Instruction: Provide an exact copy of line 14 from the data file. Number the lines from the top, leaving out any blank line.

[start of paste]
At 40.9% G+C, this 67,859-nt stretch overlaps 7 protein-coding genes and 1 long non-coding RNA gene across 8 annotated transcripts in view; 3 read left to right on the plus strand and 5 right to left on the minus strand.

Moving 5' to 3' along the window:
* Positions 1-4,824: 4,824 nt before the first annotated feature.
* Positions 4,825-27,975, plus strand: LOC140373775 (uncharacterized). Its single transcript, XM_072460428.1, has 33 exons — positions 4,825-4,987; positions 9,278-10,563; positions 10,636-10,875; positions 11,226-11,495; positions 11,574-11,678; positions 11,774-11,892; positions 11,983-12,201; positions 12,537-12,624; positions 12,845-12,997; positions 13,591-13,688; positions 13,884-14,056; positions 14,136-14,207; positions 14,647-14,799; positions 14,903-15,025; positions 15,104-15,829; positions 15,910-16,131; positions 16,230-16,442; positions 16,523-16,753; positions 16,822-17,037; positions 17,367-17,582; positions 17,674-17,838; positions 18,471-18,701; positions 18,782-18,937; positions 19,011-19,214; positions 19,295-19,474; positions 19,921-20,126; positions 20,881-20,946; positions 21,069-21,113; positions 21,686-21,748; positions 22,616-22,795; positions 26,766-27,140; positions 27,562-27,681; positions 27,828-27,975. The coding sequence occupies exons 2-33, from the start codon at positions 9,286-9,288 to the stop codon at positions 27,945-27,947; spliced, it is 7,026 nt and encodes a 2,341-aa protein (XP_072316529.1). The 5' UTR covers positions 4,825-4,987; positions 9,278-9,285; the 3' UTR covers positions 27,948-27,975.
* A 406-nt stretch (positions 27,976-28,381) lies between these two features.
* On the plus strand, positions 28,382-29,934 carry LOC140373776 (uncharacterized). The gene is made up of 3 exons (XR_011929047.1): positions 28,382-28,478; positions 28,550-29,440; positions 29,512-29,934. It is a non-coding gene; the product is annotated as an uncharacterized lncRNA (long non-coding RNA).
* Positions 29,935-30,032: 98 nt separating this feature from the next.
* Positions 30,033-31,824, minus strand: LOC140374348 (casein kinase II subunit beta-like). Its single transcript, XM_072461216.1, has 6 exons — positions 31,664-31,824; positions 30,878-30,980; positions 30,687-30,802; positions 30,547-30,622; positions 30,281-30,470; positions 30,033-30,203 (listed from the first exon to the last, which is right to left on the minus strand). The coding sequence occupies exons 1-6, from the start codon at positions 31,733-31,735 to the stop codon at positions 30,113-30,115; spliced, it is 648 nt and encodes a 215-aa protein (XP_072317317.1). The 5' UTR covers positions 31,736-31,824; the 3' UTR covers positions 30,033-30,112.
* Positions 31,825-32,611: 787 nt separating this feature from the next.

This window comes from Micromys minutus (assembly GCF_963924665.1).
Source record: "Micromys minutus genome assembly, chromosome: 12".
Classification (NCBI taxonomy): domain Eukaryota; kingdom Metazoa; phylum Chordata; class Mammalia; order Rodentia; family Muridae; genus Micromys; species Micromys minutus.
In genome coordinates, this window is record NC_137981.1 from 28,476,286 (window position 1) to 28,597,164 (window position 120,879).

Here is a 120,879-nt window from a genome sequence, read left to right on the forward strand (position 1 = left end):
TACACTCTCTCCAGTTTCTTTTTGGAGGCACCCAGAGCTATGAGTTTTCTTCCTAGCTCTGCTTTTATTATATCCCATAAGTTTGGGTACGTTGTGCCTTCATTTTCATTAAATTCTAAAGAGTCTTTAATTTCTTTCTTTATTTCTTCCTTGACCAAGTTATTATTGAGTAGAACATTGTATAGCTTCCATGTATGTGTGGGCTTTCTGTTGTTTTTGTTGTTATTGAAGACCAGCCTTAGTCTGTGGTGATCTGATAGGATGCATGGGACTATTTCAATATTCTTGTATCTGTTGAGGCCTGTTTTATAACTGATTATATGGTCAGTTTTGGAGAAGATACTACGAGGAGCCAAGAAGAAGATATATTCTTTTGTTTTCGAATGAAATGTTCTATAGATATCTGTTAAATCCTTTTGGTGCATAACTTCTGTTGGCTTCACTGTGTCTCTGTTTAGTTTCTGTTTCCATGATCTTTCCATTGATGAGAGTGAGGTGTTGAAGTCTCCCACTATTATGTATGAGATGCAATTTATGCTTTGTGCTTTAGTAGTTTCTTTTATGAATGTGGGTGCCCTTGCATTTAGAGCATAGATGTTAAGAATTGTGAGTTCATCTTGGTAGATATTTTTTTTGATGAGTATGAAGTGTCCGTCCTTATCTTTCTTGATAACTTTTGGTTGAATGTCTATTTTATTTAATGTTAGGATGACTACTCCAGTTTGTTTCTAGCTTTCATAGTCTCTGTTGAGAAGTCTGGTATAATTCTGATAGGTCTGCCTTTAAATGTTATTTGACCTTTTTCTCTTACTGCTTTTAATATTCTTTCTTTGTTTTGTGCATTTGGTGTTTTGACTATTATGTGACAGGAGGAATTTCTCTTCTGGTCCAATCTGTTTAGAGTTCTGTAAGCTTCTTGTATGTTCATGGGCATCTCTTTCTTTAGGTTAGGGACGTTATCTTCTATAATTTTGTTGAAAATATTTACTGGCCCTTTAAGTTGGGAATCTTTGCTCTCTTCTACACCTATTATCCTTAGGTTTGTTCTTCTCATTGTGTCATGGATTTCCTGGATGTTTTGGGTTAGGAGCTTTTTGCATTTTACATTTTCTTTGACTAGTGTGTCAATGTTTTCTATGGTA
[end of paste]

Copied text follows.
Here is a 120,879-nt window from a genome sequence, read left to right on the forward strand (position 1 = left end):